Crucial hands-on experience


  • Education
  • Sunday, 08 Feb 2015

Taylor’s University deputy vice-vhancellor Dr Pradeep Nair (seated, third from left) and School of Pharmacy Dean, Prof Dr P T Thomas (seated, fourth from left) together with representatives from the six pharmaceutical partners at the signing of a memorandum of understanding to launch a Pharmaceutical Industry Student Adoption (PISA) programme.

DRIVEN by changing demographics, a more affluent population and an increasingly health-conscious society, Malaysia’s growing healthcare needs indicate the need for talent development to meet the industry’s rapid growth demands.

Keen to play an active role, Taylor’s University has signed a memorandum of understanding (MoU) with six pharmaceutical players to launch a Pharmaceutical Industry Student Adoption (PISA) programme, the first of its kind in the country.

Taylor’s University deputy vice-chancellor Dr Pradeep Nair said the partnership was timely.

“The university’s efforts to develop employable graduates, and the pharmaceutical industry’s need for talent to meet growth opportunities, creates an ideal platform for collaboration,” he said.

Dr Nair said the university was committed towards nurturing its students through a holistic approach and the PISA programme further enabled them to get the crucial hands-on experience with the best in the industry.

The MoU was signed by Taylor’s University and Abbott Laboratories (M) Sdn Bhd, Blackmores Malaysia, Johnson & Johnson Sdn Bhd, Novartis Corporation, Pfizer Malaysia and Roche (Malaysia) Sdn Bhd.

It will provide internship opportunities for the university students to explore areas beyond technical subjects related to pharmacy as well as enhance their communication, leadership, problem-solving and human resource management skills.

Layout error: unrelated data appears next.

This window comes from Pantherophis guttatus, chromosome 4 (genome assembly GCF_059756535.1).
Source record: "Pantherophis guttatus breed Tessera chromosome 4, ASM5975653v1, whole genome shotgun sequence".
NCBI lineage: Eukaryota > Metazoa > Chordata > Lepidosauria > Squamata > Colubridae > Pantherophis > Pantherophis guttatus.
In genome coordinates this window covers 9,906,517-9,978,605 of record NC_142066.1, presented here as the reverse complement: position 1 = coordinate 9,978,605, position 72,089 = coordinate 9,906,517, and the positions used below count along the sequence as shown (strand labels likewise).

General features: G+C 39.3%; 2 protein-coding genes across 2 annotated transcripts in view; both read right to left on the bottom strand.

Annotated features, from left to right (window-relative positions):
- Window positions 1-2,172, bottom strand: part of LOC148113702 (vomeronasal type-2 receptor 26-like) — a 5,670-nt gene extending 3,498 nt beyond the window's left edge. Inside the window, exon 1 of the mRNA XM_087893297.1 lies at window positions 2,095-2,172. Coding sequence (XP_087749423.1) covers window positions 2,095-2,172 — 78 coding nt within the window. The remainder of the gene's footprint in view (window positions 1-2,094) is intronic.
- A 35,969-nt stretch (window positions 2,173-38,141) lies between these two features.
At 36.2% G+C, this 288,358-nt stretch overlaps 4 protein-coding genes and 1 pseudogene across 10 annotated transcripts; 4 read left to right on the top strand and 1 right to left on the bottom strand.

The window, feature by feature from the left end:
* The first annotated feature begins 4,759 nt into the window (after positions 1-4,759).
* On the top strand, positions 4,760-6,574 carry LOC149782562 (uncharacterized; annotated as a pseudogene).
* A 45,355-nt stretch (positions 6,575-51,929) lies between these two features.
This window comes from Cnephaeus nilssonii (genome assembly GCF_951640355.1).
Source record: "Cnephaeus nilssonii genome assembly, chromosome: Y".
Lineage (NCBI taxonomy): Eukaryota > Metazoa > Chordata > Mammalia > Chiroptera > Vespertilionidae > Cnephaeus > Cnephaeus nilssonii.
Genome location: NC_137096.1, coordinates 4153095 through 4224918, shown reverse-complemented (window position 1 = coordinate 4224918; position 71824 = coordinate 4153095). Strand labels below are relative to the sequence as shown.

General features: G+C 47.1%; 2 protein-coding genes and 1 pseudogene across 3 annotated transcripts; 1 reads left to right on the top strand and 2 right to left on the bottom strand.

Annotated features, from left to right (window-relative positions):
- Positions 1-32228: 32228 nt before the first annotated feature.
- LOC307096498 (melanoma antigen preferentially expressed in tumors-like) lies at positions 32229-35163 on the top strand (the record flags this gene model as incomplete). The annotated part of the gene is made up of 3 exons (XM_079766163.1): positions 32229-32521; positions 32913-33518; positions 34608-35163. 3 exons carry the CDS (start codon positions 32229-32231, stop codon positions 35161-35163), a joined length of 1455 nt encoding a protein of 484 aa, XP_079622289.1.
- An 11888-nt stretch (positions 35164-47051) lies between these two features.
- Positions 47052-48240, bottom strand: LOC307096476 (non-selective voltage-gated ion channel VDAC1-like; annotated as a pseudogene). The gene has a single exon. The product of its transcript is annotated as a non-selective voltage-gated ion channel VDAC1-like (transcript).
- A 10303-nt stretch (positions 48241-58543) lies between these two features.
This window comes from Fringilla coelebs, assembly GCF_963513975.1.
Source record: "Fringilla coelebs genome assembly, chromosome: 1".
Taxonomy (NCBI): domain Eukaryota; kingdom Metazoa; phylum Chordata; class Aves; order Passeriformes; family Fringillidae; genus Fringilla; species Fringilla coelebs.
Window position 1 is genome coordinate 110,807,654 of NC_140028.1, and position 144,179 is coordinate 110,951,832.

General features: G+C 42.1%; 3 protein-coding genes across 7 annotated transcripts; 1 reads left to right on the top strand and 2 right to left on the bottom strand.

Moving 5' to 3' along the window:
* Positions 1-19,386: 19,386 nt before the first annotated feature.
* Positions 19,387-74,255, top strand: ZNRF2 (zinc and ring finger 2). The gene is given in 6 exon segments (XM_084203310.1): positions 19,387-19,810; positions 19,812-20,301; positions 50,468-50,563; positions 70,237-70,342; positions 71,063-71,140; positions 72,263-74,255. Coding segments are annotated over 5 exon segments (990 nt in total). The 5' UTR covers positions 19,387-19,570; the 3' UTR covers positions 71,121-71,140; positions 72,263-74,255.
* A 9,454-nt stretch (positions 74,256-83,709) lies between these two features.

The MoU also encourages the pursuit and development of original and applied research and other projects of mutual interest.

These are in the areas of pharmaceutical sciences, undertaking of technical collaborations through guest lectures involving both the University and its partners.

The university will be conducting short courses and training programmes, and collaboration on projects that are in line with corporate social responsibility.

Dr Nair said Taylor’s University believed in providing the platform to allow its students to excel not just in their respective fields of study, but also beyond the classroom walls.

“More and more employers are increasingly recognising that students also need life skills and work skills that will make them competitive in the marketplace, and ease their transition from a book-smart student to a professional,” he said.

The PISA programme will see selected students from Taylor’s University School of Pharmacy being adopted by one of the six pharmaceutical partners to carry out activities throughout their course.


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